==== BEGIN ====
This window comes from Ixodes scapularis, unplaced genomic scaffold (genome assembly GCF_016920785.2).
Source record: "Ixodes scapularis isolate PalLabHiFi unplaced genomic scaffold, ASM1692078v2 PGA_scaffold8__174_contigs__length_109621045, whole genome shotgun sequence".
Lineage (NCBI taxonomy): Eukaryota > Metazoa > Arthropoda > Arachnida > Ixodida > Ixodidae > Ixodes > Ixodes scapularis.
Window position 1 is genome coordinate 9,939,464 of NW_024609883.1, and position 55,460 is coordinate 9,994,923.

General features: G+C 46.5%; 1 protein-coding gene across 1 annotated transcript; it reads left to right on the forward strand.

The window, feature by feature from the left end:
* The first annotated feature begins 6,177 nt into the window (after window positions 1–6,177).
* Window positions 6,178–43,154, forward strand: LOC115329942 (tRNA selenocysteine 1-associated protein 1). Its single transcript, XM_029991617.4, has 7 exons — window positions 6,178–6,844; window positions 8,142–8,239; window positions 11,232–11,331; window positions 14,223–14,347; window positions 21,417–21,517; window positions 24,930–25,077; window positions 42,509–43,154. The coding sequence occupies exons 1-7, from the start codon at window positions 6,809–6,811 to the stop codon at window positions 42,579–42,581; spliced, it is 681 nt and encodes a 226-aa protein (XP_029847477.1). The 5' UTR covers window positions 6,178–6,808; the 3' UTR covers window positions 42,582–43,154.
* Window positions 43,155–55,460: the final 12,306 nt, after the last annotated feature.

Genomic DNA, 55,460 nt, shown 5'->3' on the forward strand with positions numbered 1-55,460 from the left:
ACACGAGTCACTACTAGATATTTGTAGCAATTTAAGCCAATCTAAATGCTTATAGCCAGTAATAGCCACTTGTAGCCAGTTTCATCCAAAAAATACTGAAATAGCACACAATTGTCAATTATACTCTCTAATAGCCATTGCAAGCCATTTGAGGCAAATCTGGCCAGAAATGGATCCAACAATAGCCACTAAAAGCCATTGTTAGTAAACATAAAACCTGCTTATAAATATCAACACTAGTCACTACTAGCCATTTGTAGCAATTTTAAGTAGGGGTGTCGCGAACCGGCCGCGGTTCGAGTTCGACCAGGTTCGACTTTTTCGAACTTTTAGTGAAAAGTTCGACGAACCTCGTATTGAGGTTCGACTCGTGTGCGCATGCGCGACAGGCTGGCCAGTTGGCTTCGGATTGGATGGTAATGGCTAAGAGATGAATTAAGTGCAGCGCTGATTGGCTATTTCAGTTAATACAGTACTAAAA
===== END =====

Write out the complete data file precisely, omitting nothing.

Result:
This window comes from Ixodes scapularis, unplaced genomic scaffold (genome assembly GCF_016920785.2).
Source record: "Ixodes scapularis isolate PalLabHiFi unplaced genomic scaffold, ASM1692078v2 PGA_scaffold8__174_contigs__length_109621045, whole genome shotgun sequence".
Lineage (NCBI taxonomy): Eukaryota > Metazoa > Arthropoda > Arachnida > Ixodida > Ixodidae > Ixodes > Ixodes scapularis.
Window position 1 is genome coordinate 9,939,464 of NW_024609883.1, and position 55,460 is coordinate 9,994,923.

General features: G+C 46.5%; 1 protein-coding gene across 1 annotated transcript; it reads left to right on the forward strand.

The window, feature by feature from the left end:
* The first annotated feature begins 6,177 nt into the window (after window positions 1–6,177).
* Window positions 6,178–43,154, forward strand: LOC115329942 (tRNA selenocysteine 1-associated protein 1). Its single transcript, XM_029991617.4, has 7 exons — window positions 6,178–6,844; window positions 8,142–8,239; window positions 11,232–11,331; window positions 14,223–14,347; window positions 21,417–21,517; window positions 24,930–25,077; window positions 42,509–43,154. The coding sequence occupies exons 1-7, from the start codon at window positions 6,809–6,811 to the stop codon at window positions 42,579–42,581; spliced, it is 681 nt and encodes a 226-aa protein (XP_029847477.1). The 5' UTR covers window positions 6,178–6,808; the 3' UTR covers window positions 42,582–43,154.
* Window positions 43,155–55,460: the final 12,306 nt, after the last annotated feature.

Genomic DNA, 55,460 nt, shown 5'->3' on the forward strand with positions numbered 1-55,460 from the left:
ACACGAGTCACTACTAGATATTTGTAGCAATTTAAGCCAATCTAAATGCTTATAGCCAGTAATAGCCACTTGTAGCCAGTTTCATCCAAAAAATACTGAAATAGCACACAATTGTCAATTATACTCTCTAATAGCCATTGCAAGCCATTTGAGGCAAATCTGGCCAGAAATGGATCCAACAATAGCCACTAAAAGCCATTGTTAGTAAACATAAAACCTGCTTATAAATATCAACACTAGTCACTACTAGCCATTTGTAGCAATTTTAAGTAGGGGTGTCGCGAACCGGCCGCGGTTCGAGTTCGACCAGGTTCGACTTTTTCGAACTTTTAGTGAAAAGTTCGACGAACCTCGTATTGAGGTTCGACTCGTGTGCGCATGCGCGACAGGCTGGCCAGTTGGCTTCGGATTGGATGGTAATGGCTAAGAGATGAATTAAGTGCAGCGCTGATTGGCTATTTCAGTTAATACAGTACTAAAA